Innocent: His great-great-grandfather has been erased from the family history, but show him a photograph or other proof of the actual existence of R.M. Renfield, and Dr. James is convinced to aid the Agents. This version of Dr. James is a tragic figure – he starts off as a heroic ally of the Agents, but quickly falls under the sway of the first major vampire encountered by the group.

Asset: Renfield’s already working with Edom (just like his ancestor?). Dr. James is actually an excellent candidate for Dr. Drawes (DH p. 50); alternatively, he might be an Edom researcher working on the Seward Serum. Presumably, they keep him far away from any actual vampires to avoid psychic contamination.

Minion: What’s that you say? How could the descendent of the guy who was famously working for Dracula be… working for Dracula? The obvious Minion take is that Renfield falls under Dracula’s spell, and acts to help the vampire in whatever way he can – kidnapping victims as offerings, inviting Dracula into houses, stalking troublesome hunters. Remember that Dracula may not even be aware of Renfield’s existence; Renfield’s compelled to act by Dracula’s psychic presence, not the vampire’s will.

For a nastier twist – Renfield’s willingly working for Dracula. When rumours of the missing Dossier reach the Count, Dracula orders his minion Renfield to trail his coat. Dr. James starts posting messages online, saying he’s looking into an odd family mystery, a disgraced ancestor who’s been excised from the records. Why, he’s got a copy of his ancestor’s coded journal (DH p. 277) – maybe, when put together with other records from the period, it might yield some useful information.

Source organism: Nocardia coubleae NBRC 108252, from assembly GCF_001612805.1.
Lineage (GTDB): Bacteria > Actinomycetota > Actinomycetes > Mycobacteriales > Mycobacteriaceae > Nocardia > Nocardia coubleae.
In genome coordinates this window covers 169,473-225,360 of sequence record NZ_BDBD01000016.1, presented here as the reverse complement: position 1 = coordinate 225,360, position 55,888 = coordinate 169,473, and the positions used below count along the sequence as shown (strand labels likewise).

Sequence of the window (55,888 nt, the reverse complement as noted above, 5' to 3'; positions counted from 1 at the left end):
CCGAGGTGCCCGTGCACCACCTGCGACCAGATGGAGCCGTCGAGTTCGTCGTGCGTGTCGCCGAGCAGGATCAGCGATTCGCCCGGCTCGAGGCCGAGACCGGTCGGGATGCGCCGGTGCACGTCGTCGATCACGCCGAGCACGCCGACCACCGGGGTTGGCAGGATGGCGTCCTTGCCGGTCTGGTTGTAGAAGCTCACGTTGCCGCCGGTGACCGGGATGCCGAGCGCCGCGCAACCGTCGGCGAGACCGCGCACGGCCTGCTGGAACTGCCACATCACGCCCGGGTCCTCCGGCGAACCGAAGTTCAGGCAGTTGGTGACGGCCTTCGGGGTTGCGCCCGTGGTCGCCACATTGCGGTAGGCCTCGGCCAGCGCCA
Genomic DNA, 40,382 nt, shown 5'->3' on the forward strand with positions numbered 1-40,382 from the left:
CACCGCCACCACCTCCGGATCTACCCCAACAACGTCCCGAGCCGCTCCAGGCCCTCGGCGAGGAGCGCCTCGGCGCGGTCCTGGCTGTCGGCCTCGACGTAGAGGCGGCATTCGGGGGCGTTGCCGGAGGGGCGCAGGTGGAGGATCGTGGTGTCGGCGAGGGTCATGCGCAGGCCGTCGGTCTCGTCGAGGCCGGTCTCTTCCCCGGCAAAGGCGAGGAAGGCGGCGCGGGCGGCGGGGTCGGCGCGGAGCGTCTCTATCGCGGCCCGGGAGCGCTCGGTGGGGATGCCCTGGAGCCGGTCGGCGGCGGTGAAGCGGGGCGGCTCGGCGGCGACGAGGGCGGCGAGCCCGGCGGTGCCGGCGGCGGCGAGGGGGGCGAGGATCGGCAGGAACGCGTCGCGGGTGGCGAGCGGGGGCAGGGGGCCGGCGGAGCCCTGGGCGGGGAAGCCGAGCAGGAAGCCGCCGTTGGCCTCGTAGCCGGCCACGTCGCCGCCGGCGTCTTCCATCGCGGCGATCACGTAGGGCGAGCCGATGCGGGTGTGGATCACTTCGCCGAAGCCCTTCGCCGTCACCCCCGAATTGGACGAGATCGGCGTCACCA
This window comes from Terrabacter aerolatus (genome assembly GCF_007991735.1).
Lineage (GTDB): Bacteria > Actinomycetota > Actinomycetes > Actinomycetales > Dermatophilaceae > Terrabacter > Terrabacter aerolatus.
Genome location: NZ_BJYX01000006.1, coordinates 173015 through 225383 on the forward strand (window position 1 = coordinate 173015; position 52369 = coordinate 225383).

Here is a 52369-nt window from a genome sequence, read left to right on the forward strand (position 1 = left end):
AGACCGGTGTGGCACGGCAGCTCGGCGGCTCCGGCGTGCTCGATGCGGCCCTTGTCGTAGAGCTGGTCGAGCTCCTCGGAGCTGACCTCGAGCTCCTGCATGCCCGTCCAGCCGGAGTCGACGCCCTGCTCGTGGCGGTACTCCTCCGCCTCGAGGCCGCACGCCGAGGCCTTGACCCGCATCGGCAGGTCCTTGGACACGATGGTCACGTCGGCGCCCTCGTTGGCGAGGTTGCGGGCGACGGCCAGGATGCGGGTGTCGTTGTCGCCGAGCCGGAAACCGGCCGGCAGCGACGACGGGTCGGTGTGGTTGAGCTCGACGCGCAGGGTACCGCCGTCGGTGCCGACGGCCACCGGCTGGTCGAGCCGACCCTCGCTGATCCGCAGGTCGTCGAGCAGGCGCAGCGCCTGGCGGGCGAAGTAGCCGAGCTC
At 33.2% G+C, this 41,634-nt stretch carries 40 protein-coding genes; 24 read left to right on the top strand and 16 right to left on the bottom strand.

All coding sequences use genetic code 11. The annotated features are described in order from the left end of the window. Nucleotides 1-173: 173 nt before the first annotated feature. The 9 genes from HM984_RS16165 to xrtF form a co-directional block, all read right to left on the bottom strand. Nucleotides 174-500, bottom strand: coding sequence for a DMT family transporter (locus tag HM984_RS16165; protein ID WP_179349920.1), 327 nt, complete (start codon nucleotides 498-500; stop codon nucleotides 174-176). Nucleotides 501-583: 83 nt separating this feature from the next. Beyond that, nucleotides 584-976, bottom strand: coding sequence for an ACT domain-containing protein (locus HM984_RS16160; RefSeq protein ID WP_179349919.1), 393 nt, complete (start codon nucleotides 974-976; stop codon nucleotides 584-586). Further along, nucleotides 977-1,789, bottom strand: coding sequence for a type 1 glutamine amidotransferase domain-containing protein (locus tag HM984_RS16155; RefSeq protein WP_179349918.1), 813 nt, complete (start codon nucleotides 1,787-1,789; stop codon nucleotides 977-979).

Defining Quirks: 1) Intense gaze 2) Loves cats 3) Hates insects, especially flies.

Investigative Abilities: Forensic Pathology, High Society, Outdoor Survival, Pharmacy, Research

General Abilities: Athletics 9, First Aid 10, Hand to Hand 6, Infiltration 6, Shrink 6


Ken and Robin Talk About Stuff: The Bubble Wrap of Roleplaying Games

Sep 17 2021

In the latest episode of their thoroughly cetaceous podcast, Ken and Robin talk robustness in RPG design, the whale sculpture that prevented a train crash, folk horror scenarios that don’t repeat The Wicker Man, and mystical psychologist Claudio Naranjo.

The Plain People of Gaming: Fruit of a Poison Tree

Sep 14 2021

It’s been some time since the Poison Tree campaign was announced, even by the sometimes leisurely standards of Pelgrane. It’s currently on my desk undergoing development and additional writing. The core concept of the campaign is unchanged from those early articles – a series of connected adventures across the generations, from 1650 to the present day, tracing the ghastly fate of the cursed Whettall family. Right now, the final adventure roster is looking like: